After its delve into the Polar Code the Navregs blog now changes focus to explore Maritime Security. It follows on from previous posts based on the International Ship Security Certificate; delving deeper and looking wider.
A Handy Reference to SOLAS Special Measures to Enhance Maritime Security
Previous Navregs Maritime Security Related Posts
What SOLAS chapter Chapter makes the ISPS code mandatory?
XI-2 – Special Measures to Enhance Maritime Security
Note: ISPS stands for The International Code for the Security of Ships and Port Facilities.
What does SOLAS Chapter XI-2 Cover?
- Regulation 1 – Definitions
- Regulation 2 – Application
- Regulation 3 – Obligations of Contracting Governments with Respect to Security
- Regulation 4 – Requirements for Companies and Ships
- Regulation 5 – Specific Responsibility of Companies
- Regulation 6 – Ship Security Alert System
- Regulation 7 – Threats to Ships
- Regulation 8 – Master’s Discretion for Ship Safety and Security
- Regulation 9 – Control and Compliance Measures
- Regulation 10 – Requirements for Port Facilities
- Regulation 11 – Alternative Security Agreements
- Regulation 12 – Equivalent Security Arrangements
- Regulation 13 – Communication of Information
What does SOLAS chapter XI apply to?
- The following types of ships engaged on international voyages:
- Passenger ships, including high-speed passenger craft;
- Cargo ships, including high-speed craft, of 500 gross tonnage and upwards;
- Mobile offshore drilling units.
- Port facilities serving such ships engaged on international voyages.
Governments shall decide the extent of application of the chapter to those port facilities which, although used primarily by ships not engaged on international voyages, are required, occasionally, to serve ships arriving or departing on an international voyage.
The chapter does not apply to warships, naval auxiliaries or other ships owned or operated by a Contracting Government and used only on Government non-commercial service.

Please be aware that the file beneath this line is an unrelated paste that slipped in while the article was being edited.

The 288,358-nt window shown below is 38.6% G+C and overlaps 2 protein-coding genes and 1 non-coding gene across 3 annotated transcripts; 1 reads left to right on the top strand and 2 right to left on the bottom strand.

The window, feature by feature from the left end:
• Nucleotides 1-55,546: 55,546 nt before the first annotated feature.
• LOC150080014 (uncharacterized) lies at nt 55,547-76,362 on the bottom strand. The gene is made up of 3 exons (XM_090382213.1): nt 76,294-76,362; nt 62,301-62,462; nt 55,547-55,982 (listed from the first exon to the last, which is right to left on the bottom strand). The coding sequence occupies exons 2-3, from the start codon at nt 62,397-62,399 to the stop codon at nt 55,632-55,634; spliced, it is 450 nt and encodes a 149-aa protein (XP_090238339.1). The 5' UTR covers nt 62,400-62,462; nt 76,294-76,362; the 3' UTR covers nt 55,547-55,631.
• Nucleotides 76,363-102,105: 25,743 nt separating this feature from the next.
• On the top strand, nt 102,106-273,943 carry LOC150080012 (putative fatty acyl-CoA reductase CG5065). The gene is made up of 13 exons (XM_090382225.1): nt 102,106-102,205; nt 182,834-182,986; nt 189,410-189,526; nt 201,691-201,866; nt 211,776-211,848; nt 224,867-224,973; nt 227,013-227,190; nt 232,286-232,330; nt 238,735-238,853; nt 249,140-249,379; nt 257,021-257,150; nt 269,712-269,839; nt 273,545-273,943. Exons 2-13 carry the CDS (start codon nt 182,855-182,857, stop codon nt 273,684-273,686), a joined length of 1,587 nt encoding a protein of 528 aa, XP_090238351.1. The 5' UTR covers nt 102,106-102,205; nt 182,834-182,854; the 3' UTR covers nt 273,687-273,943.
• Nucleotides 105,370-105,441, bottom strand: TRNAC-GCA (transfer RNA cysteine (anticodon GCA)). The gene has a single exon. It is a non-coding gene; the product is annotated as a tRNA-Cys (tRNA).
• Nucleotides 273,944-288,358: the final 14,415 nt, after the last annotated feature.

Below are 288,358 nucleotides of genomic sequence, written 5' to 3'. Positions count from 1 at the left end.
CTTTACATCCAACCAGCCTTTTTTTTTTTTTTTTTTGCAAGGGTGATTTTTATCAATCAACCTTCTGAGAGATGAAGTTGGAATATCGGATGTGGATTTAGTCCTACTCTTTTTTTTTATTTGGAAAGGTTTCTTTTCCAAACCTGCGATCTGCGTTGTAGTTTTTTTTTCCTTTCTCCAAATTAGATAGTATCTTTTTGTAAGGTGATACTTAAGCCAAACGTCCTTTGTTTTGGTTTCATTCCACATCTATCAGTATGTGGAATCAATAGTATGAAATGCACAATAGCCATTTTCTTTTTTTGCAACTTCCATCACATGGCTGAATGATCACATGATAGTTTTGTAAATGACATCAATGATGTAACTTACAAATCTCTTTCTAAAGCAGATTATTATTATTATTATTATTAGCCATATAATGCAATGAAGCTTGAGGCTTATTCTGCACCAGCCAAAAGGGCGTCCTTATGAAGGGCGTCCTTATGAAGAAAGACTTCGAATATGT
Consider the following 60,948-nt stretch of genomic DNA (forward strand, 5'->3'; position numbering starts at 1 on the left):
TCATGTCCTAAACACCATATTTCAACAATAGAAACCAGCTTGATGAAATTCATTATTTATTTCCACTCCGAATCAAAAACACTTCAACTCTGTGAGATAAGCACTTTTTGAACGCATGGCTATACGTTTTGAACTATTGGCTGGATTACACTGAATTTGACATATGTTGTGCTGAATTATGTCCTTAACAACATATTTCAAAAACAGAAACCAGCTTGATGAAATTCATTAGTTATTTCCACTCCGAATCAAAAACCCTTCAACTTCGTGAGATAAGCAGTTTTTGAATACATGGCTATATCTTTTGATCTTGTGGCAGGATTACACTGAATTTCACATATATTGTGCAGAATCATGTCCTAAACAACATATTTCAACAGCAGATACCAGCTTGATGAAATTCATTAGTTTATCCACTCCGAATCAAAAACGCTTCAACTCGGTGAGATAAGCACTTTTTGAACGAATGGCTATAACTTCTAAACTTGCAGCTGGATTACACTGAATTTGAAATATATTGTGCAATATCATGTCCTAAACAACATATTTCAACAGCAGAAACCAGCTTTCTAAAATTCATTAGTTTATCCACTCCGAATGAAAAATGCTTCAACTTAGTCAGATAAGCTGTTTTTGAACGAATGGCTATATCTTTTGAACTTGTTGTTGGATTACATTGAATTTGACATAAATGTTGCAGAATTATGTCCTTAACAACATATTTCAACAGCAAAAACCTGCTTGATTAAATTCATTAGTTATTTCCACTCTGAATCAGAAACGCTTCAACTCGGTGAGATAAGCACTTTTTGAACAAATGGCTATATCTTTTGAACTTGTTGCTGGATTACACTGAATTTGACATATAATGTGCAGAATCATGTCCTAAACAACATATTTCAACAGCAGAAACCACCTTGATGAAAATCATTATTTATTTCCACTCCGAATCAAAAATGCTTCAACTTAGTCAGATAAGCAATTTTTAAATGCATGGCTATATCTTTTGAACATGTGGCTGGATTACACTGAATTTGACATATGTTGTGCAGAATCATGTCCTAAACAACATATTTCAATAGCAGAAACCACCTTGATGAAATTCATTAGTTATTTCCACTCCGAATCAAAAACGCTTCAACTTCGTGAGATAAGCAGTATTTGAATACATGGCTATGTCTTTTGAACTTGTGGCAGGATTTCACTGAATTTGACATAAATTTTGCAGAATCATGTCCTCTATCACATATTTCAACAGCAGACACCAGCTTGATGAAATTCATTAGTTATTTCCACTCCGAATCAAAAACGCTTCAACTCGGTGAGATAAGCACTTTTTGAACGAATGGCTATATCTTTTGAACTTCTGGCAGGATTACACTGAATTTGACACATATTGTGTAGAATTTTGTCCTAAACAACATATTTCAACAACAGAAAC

A selection of definitions from the Chapter
The interactions that occur when a ship is directly and immediately affected by actions involving the movement of persons, goods or the provisions of port services to or from the ship.
A location, as determined by the Contracting Government or by the Designated Authority, where the ship/port interface takes place. This includes areas such as anchorages, waiting berths and approaches from seaward, as appropriate.
Ship to ship activity
Any activity not related to a port facility that involves the transfer of goods or persons from one ship to another.
Any suspicious act or circumstance threatening the security of a ship, or of a port facility or of any ship/port interface or any ship to ship activity.
The qualification of the degree of risk that a security incident will be attempted or will occur.
Declaration of security
An agreement reached between a ship and either a port facility or another ship with which it interfaces specifying the security measures each will implement.
Recognized security organization
An organization with appropriate expertise in security matters and with appropriate knowledge of ship and port operations authorized to carry out an assessment, or a verification, or an approval or a certification activity, required by the chapter or the ISPS Code.
Some online Maritime Security Resources
- Overview of the UK Maritime Security Programme
- UK Joint terrorism Analysis Centre
- The Ship and Port Facility (Security) Regulations 2004
Keeping vessels safe
The third book of the series on vessel certification covers the SOLAS and security certificates, including SAFCON, CSSC, PSSC, ISPS and a diversion into the subject of HSSC.